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6 September 2006

UZBEKISTAN: Protestants face guns, beatings, fines and deportation

After a massive armed police and secret police raid on a Protestant summer camp near the southern town of Termez on 24 August, some 20 church members were detained and many of them systematically beaten, Protestant sources who preferred not to be identified for fear of reprisals told Forum 18 News Service. Most were freed within 24 hours but five were held until 4 September and one, Husan Primbetov, remains in detention. Some of those held were fined, while one – a Ukrainian visitor Yuri Stefanko – is being prepared for deportation. Deported on 5 September in a separate case was Viktoria Khripunova of Tashkent's embattled Bethany Baptist church. Protestants told Forum 18 they believe the move was targeted at her husband, the church's pastor and an Uzbek citizen, who left voluntarily with his wife. Stefanko's deportation will bring to seven the number of deportations from Uzbekistan known to Forum 18 in retaliation for religious activity this year.

5 September 2006

UZBEKISTAN: Then there was one

The regional Justice Department's stripping of registration in late August from the Fergana Jehovah's Witness community has left only one registered Jehovah's Witness community in the whole of Uzbekistan. "Under Uzbek law unregistered religious communities are not allowed to function and now our brothers in Fergana will not be free to preach their religious beliefs in peace," one Jehovah's Witness complained to Forum 18 News Service. The source added that were it not for official discrimination, the Jehovah's Witnesses could have registered "dozens" of congregations. Any activity by Jehovah's Witnesses outside the remaining congregation in Chirchik will be subject to harsh penalties under the country's repressive Religion Law. Forum 18 was unable to find out the reason for the clampdown on the Jehovah's Witnesses from the government's Religious Affairs Committee, but its spokesperson Aziz Abidov has criticised Forum 18's coverage of the current severe crackdown on religious activity affecting many faiths.

24 August 2006

KYRGYZSTAN: Imam's killing seen as attack on independent Islam

Muslims in both Kyrgyzstan and Uzbekistan see the killing of an imam, by the Kyrgyz NSS secret police, as an attack on Islam that is independent of the state, Forum 18 News Service has been told. Mohammadrafiq Kamalov was imam of one of the largest mosques in south Kyrgyzstan, and was killed by the NSS in circumstances that remain unclear. "My brother was certainly not a terrorist," Sadykjan Kamalov, former mufti of Kyrgyzstan, told Forum 18. "He was a very influential theologian and had enormous authority among the people of south Kyrgyzstan. I can't yet say exactly what happened. People say that officials from Uzbekistan's National Security Service secret police were taking part in an operation led by Kyrgyzstan's NSS secret police when the tragedy occurred. But so far at least there is no clear proof of this." Mohammadrafiq Kamalov had been accused of membership of Hizb ut-Tahrir, but he had denied this.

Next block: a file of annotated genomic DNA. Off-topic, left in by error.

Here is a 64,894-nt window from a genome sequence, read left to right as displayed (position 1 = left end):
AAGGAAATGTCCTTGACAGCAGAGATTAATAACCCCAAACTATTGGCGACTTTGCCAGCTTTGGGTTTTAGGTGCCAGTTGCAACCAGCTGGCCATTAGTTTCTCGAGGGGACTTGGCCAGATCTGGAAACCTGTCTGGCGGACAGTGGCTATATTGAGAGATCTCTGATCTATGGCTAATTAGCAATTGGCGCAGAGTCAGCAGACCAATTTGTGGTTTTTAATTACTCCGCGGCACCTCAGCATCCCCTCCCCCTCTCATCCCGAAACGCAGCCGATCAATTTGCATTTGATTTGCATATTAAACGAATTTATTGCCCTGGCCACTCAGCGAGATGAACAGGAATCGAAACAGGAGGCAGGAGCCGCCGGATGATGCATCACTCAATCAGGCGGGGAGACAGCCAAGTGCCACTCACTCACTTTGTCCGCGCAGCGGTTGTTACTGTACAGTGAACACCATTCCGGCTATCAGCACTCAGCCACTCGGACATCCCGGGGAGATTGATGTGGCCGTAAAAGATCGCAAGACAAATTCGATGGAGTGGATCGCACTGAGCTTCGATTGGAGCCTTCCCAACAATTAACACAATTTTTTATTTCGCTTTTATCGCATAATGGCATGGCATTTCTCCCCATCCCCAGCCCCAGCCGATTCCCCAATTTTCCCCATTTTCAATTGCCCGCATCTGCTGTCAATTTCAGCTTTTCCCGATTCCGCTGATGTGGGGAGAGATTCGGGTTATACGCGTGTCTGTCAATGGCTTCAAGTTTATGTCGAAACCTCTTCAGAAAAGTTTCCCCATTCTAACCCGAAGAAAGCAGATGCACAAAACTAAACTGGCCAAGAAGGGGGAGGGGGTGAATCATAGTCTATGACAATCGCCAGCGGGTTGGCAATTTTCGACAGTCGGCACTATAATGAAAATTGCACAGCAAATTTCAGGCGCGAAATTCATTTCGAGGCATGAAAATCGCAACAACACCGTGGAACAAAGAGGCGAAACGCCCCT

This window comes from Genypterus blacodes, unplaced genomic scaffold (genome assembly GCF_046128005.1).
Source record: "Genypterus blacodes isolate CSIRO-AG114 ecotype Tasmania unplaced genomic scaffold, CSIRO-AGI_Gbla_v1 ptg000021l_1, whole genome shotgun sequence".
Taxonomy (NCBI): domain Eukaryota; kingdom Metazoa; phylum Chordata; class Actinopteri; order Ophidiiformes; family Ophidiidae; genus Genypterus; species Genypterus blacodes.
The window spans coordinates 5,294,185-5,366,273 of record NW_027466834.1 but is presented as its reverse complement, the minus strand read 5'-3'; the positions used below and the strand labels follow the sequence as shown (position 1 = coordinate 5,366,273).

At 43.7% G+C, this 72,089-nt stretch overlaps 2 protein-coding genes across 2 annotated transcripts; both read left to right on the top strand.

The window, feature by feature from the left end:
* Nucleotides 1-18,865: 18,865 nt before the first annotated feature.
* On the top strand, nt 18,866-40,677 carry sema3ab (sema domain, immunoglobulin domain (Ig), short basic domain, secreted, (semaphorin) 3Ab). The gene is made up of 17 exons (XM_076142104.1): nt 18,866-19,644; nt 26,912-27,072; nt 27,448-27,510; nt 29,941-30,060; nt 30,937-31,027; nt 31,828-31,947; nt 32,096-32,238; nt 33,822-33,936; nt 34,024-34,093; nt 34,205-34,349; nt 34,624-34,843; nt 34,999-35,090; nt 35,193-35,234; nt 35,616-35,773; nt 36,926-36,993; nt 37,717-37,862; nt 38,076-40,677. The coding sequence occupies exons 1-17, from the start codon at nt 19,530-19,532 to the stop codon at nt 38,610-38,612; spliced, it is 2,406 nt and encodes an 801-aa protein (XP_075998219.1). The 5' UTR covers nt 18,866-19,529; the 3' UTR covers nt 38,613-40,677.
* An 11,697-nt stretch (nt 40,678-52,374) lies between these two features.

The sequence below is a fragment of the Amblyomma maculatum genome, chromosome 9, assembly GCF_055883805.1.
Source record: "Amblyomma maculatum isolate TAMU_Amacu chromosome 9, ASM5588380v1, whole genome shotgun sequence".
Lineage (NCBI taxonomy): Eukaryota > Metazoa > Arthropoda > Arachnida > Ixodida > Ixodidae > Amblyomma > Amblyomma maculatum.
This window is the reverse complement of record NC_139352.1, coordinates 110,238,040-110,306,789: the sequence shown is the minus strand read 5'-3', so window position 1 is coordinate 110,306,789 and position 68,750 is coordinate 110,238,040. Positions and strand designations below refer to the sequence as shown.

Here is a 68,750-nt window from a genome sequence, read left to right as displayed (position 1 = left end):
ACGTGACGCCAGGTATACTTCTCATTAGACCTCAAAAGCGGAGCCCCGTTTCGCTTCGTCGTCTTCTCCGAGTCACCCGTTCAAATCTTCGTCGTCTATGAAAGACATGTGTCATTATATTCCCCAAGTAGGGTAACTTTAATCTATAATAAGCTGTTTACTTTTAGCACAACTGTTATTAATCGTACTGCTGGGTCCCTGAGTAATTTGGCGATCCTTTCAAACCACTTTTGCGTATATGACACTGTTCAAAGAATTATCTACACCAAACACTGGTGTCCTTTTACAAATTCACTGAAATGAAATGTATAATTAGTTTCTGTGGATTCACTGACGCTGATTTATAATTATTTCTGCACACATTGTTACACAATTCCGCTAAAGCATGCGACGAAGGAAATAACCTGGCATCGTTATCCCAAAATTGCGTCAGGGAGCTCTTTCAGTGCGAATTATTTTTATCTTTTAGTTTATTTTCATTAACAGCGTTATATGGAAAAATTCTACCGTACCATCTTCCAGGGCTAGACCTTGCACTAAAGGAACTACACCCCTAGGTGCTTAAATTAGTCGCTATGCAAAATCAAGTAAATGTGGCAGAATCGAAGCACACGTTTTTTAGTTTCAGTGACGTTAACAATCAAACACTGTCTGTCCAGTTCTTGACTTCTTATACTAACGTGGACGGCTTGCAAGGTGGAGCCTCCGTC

21 August 2006

UZBEKISTAN: Massive fines and jail proposed for sharing beliefs

Uzbekistan intends to impose massive fines and jail people – and the leaders of their religious communities – for sharing their beliefs outside places of worship, Forum 18 News Service has been told. The proposals were made to a meeting of leaders of registered religious communities, in the capital Tashkent, by the state Religious Affairs Committee. For a first "offence," Forum 18 was told, it is intended to impose a fine of between 200 and 600 times the minimum monthly salary. The second time this "offence" is committed, it is intended to jail the offender and the leader of their religious community for between 3 and 8 years. These proposals are the latest harshening of penalties for peaceful religious activity and, like for example the ban on unregistered religious activity, directly break the international human rights standards Uzbekistan is formally committed to. The country has also – in the latest use of deportation against religious believers – deported to Russia a Baptist who grew up in Tashkent, Forum 18 has learnt.

15 August 2006

CHINA: Xinjiang - Strict control of China's Uighur Muslims continues

In China's north-western Xinjiang Uighur Autonomous Region, control over Islam continues to be much stricter than over other religions, Forum 18 News Service has found. However, the authorities' control over mosques used by Dungans – a Chinese Muslim people - is less strict than over mosques used by Uighurs. Many Uighurs are Muslims, and their religiosity is often closely connected with separatism. Pressure – for example on the texts of Friday sermons, and attempts to force schoolchildren and state employees such as teachers to abjure Islam – is applied more strictly in the north of the region. There is also a ban in Xinjiang on the private Islamic religious education of children. In response, Forum 18 has noted that Uighur parents often take their children to other parts of China, where they can study freely at a medresseh. Islamic movements such as Sufism and Wahhabism are repressed, and the authorities are attempting to assimilate Uighurs through economic inducements. This policy, Forum 18 has found, has made some impact amongst Uighur Muslims.